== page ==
Linguistic misunderstandings in a Hungarian context

On a Sunday in the middle of the summer not much is going on, and therefore I’m free to move away from everyday politics and venture into something I find equally exciting. Some history and some linguistics. Well, it is not very high level linguistics I’m talking about but rather the difficulties of understanding the true meanings of words, especially in a foreign language.

By way of background I should mention that Rui Tavares is the latest target of the Orbán government and its satellite media. He is right up there near Ferenc Gyurcsány and Gordon Bajnai. I happen to think that he’s in pretty good company since I view both Gyurcsány and Bajnai as among the best Hungarian politics has to offer today. Ignorance and bias are the charges most frequently leveled against Tavares. A reporter for HírTV thought that he could unequivocally prove in a single stroke that Tavares is both ignorant and biased.

The Tower of Babel by Pieter Breughel

The Tower of Babel by Pieter Breughel

Magyar Nemzet triumphantly announced that, interestingly enough, “the discriminatory” Dutch constitution doesn’t seem to bother Rui Tavares even as he tries to find fault with the Hungarian Basic Laws. It turned out that this information about the allegedly faulty Dutch constitution came from a HírTV  reporter. Armed with this “damaging” passage, the reporter went off to Brussels to confront Rui Tavares, who didn’t have a ready “yes or no” answer about the passage in question. The reporter was convinced that he now had proof positive that Tavares, in his zeal to condemn the Hungarian constitution, had turned a blind eye to the discriminatory Dutch constitution. Both Magyar Nemzet and HírTV were elated.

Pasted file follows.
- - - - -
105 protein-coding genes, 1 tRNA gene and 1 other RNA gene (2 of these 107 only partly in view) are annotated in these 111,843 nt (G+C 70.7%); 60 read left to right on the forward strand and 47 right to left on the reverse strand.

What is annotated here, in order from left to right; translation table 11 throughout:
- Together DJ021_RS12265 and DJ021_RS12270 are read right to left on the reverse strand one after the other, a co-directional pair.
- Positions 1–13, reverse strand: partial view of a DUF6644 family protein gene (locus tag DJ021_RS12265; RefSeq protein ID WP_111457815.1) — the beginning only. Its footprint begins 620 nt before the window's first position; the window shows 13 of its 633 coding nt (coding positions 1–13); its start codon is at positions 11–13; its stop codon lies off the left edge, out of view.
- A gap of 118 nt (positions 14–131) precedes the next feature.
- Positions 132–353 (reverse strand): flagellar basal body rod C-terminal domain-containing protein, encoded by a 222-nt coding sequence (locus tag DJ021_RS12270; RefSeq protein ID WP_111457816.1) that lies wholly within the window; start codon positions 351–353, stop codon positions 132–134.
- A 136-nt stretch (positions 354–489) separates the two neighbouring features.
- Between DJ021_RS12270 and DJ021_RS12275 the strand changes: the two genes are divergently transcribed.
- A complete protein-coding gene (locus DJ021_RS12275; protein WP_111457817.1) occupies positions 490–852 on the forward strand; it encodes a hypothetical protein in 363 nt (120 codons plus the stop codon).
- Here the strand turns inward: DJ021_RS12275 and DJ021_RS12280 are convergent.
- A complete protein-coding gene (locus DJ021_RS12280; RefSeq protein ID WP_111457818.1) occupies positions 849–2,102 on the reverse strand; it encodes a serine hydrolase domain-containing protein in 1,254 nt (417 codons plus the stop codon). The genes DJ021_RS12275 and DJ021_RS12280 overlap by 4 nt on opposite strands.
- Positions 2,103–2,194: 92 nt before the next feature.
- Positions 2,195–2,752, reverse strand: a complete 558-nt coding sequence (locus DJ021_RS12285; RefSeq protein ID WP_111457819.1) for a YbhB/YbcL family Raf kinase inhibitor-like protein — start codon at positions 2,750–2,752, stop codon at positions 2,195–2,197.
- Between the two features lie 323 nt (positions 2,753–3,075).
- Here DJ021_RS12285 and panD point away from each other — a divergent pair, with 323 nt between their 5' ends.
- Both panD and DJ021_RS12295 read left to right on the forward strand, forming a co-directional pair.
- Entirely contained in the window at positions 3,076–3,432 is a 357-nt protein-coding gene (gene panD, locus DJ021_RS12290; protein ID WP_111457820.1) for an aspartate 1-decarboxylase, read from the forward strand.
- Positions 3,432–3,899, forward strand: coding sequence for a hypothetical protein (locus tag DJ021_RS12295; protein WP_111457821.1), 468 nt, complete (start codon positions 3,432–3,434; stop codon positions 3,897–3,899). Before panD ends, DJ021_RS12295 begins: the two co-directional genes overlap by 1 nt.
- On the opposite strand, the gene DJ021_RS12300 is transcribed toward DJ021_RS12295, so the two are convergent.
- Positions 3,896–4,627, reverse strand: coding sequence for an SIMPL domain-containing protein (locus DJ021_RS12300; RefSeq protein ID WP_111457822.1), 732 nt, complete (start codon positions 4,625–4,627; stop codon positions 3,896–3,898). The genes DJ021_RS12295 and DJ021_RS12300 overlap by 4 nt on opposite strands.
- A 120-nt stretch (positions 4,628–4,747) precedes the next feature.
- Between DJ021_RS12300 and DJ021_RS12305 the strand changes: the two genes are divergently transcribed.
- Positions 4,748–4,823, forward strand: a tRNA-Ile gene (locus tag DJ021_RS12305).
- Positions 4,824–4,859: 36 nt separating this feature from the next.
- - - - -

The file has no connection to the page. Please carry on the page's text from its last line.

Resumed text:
There was one very serious problem with this discovery. Our reporter’s English left something to be desired. The sentence in question in the Dutch constitution reads in English translation: “The right of every Dutch national to a free choice of work shall be recognized.” The Hungarian reporter thought that the word “national” here referred to “those of Dutch nationality” and after all, he argued, there are citizens of the Netherlands who are not of Dutch extraction. But “national” as a noun in English means “citizen” or “subject.”

By the way, the title of  this particular episode of  his TV show “Célpont” was “Tavaris és Tavares,” a stupid pun on “tovarish” or “comrade” in Russian. I don’t think that HírTV ever corrected the false statements about the Dutch constitution. Those who want to take the trouble to watch this episode will have a fair idea of the quality and tone of HírTV.

Well, this was an error committed by a Hungarian interpreting the meaning of a non-Hungarian word. But it can happen the other way around as well. Here is a good example from 1989.